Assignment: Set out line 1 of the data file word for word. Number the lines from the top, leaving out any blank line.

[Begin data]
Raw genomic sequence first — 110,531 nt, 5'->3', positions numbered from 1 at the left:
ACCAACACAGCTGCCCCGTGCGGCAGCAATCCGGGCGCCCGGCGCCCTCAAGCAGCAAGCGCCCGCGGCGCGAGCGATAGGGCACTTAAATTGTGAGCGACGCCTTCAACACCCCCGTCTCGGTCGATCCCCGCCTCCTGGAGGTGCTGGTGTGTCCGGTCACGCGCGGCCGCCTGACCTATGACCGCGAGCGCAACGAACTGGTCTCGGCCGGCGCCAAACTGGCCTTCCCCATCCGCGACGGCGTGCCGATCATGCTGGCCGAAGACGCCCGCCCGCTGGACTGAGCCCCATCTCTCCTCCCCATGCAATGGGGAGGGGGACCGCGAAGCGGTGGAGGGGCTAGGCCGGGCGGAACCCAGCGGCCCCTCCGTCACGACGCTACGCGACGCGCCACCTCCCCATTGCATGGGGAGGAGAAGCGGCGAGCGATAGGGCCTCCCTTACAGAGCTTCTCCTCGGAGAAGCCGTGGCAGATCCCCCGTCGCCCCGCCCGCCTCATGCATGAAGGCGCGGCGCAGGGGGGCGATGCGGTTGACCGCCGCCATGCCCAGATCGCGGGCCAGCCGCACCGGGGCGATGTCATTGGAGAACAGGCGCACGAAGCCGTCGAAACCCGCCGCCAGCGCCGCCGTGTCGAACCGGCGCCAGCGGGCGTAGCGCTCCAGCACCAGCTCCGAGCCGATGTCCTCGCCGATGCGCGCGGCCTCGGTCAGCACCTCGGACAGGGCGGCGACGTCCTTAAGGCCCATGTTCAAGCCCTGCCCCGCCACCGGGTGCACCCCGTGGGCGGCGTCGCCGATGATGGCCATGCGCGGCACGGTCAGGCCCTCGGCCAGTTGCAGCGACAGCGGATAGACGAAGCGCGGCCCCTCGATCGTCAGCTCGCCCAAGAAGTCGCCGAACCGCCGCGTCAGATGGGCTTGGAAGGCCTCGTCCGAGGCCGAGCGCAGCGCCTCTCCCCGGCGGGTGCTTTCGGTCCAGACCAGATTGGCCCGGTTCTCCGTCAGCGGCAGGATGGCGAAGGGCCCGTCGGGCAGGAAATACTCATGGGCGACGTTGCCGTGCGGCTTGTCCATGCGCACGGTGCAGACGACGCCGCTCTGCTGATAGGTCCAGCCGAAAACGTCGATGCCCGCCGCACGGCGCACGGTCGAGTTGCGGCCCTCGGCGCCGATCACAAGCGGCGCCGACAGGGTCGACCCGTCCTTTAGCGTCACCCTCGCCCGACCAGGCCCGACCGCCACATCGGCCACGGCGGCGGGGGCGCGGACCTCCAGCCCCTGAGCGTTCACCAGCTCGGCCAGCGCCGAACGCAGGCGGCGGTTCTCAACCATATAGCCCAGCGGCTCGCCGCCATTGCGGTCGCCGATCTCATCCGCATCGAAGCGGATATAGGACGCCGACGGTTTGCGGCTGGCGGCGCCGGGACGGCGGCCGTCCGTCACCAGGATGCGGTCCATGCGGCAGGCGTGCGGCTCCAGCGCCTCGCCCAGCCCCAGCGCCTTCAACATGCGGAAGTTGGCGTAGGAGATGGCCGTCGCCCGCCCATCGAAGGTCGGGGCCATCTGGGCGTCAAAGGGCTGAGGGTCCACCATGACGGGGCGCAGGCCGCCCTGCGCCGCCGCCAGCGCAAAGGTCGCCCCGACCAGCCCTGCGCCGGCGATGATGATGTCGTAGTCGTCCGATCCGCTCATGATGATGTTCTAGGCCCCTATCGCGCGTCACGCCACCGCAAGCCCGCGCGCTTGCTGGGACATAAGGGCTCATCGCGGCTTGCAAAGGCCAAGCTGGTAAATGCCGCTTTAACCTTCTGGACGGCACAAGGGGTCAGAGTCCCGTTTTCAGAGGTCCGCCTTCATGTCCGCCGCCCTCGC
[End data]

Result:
Raw genomic sequence first — 110,531 nt, 5'->3', positions numbered from 1 at the left: